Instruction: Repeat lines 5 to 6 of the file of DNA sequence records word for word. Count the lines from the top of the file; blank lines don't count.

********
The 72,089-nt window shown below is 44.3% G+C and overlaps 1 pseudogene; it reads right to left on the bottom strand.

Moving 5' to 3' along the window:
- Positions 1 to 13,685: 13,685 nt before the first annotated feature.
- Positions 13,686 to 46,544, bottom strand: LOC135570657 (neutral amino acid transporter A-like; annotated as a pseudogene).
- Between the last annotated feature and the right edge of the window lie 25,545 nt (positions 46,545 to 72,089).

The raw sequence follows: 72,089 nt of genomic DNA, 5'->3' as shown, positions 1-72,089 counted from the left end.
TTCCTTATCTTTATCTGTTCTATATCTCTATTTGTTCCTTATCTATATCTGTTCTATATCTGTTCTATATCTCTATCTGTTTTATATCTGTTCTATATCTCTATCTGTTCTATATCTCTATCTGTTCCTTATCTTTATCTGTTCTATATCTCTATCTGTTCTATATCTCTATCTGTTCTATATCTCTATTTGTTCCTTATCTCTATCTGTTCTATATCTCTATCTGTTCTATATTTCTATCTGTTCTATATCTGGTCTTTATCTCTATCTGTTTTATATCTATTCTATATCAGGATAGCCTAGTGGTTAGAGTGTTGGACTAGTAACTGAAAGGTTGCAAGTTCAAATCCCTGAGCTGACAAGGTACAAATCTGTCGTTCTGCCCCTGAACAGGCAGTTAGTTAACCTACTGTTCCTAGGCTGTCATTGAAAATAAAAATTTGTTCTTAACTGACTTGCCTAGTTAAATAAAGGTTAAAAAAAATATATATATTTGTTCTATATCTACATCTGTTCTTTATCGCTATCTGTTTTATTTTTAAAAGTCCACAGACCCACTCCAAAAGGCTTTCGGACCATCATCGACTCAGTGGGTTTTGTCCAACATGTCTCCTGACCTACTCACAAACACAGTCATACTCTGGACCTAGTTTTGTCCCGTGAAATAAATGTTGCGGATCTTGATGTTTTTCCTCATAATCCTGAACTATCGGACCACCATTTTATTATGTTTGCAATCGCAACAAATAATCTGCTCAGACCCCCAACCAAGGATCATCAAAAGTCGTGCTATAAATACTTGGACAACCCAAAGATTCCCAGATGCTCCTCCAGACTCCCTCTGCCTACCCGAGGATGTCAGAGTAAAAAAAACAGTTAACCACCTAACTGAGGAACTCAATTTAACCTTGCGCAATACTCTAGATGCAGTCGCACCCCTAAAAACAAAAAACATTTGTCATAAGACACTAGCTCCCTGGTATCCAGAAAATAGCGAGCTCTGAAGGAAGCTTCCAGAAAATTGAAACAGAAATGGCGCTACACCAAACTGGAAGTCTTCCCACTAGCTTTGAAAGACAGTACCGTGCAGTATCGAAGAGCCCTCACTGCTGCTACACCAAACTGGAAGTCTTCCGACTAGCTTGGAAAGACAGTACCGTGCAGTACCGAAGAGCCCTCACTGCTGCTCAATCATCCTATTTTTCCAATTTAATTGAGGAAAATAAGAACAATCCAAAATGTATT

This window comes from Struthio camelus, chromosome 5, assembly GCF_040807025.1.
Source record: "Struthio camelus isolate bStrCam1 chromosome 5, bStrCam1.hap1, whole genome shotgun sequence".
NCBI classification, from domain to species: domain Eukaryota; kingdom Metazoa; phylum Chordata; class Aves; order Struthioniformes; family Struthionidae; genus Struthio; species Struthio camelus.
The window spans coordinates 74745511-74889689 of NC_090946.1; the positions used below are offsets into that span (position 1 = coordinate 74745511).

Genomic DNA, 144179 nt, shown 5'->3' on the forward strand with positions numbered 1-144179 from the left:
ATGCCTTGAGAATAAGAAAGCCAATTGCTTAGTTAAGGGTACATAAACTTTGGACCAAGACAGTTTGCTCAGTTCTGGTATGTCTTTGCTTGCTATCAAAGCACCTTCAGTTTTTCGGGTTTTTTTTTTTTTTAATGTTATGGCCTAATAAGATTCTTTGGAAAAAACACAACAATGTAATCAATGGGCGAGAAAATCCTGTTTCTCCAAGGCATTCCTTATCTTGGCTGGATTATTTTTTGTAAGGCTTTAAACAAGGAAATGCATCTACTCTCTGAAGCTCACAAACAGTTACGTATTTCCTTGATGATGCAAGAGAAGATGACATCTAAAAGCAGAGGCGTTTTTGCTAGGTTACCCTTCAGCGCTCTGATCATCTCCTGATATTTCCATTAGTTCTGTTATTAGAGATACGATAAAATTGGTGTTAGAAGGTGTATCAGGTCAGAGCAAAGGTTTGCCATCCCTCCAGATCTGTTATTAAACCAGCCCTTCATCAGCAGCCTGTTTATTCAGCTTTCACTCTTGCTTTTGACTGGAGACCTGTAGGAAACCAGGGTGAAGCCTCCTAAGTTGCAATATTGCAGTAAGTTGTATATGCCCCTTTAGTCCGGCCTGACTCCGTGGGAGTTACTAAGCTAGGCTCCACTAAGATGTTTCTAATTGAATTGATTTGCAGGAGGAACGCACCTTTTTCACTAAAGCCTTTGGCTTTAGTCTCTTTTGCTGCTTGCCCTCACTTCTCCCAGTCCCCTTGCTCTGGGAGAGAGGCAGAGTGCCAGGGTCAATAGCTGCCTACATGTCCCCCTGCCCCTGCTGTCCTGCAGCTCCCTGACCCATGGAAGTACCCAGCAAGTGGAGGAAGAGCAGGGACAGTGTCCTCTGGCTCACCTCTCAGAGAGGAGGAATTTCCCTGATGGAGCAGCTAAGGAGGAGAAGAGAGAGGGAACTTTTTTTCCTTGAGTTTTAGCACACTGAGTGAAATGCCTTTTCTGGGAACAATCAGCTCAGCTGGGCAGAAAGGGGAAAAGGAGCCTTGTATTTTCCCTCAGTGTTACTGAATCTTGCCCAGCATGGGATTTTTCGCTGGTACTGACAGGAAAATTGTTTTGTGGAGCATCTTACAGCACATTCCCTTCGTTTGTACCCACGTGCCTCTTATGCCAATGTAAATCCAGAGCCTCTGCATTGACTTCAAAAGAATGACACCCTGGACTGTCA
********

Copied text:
- Between the last annotated feature and the right edge of the window lie 25,545 nt (positions 46,545 to 72,089).

The raw sequence follows: 72,089 nt of genomic DNA, 5'->3' as shown, positions 1-72,089 counted from the left end.